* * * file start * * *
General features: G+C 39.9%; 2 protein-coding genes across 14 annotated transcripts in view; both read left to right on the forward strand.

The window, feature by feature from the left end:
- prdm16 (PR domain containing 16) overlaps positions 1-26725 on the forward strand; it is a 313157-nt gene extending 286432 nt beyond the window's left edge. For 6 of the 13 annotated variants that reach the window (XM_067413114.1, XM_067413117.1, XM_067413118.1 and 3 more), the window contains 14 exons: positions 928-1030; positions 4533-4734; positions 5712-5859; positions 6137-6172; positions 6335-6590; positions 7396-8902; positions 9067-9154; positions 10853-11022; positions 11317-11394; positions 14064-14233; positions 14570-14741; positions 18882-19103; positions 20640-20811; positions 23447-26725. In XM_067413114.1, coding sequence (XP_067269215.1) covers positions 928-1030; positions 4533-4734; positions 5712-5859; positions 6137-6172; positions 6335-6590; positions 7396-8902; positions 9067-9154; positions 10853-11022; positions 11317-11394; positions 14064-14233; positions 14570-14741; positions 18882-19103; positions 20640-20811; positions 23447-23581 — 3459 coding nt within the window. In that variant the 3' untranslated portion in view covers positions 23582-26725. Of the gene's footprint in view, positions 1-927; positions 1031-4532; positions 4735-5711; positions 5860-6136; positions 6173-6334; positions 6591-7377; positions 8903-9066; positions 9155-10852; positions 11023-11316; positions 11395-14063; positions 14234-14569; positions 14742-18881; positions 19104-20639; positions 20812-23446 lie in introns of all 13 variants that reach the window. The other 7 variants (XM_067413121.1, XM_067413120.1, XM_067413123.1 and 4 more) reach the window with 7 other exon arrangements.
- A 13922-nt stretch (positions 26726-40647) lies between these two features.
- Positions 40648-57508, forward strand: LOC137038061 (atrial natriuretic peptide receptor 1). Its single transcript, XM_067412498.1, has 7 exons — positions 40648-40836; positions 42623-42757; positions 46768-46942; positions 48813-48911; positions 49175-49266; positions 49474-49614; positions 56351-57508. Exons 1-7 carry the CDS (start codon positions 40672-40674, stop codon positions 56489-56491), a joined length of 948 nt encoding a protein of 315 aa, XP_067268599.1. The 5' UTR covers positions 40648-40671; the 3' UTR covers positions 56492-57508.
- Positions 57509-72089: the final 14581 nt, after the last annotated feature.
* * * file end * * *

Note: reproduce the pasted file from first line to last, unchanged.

General features: G+C 39.9%; 2 protein-coding genes across 14 annotated transcripts in view; both read left to right on the forward strand.

The window, feature by feature from the left end:
- prdm16 (PR domain containing 16) overlaps positions 1-26725 on the forward strand; it is a 313157-nt gene extending 286432 nt beyond the window's left edge. For 6 of the 13 annotated variants that reach the window (XM_067413114.1, XM_067413117.1, XM_067413118.1 and 3 more), the window contains 14 exons: positions 928-1030; positions 4533-4734; positions 5712-5859; positions 6137-6172; positions 6335-6590; positions 7396-8902; positions 9067-9154; positions 10853-11022; positions 11317-11394; positions 14064-14233; positions 14570-14741; positions 18882-19103; positions 20640-20811; positions 23447-26725. In XM_067413114.1, coding sequence (XP_067269215.1) covers positions 928-1030; positions 4533-4734; positions 5712-5859; positions 6137-6172; positions 6335-6590; positions 7396-8902; positions 9067-9154; positions 10853-11022; positions 11317-11394; positions 14064-14233; positions 14570-14741; positions 18882-19103; positions 20640-20811; positions 23447-23581 — 3459 coding nt within the window. In that variant the 3' untranslated portion in view covers positions 23582-26725. Of the gene's footprint in view, positions 1-927; positions 1031-4532; positions 4735-5711; positions 5860-6136; positions 6173-6334; positions 6591-7377; positions 8903-9066; positions 9155-10852; positions 11023-11316; positions 11395-14063; positions 14234-14569; positions 14742-18881; positions 19104-20639; positions 20812-23446 lie in introns of all 13 variants that reach the window. The other 7 variants (XM_067413121.1, XM_067413120.1, XM_067413123.1 and 4 more) reach the window with 7 other exon arrangements.
- A 13922-nt stretch (positions 26726-40647) lies between these two features.
- Positions 40648-57508, forward strand: LOC137038061 (atrial natriuretic peptide receptor 1). Its single transcript, XM_067412498.1, has 7 exons — positions 40648-40836; positions 42623-42757; positions 46768-46942; positions 48813-48911; positions 49175-49266; positions 49474-49614; positions 56351-57508. Exons 1-7 carry the CDS (start codon positions 40672-40674, stop codon positions 56489-56491), a joined length of 948 nt encoding a protein of 315 aa, XP_067268599.1. The 5' UTR covers positions 40648-40671; the 3' UTR covers positions 56492-57508.
- Positions 57509-72089: the final 14581 nt, after the last annotated feature.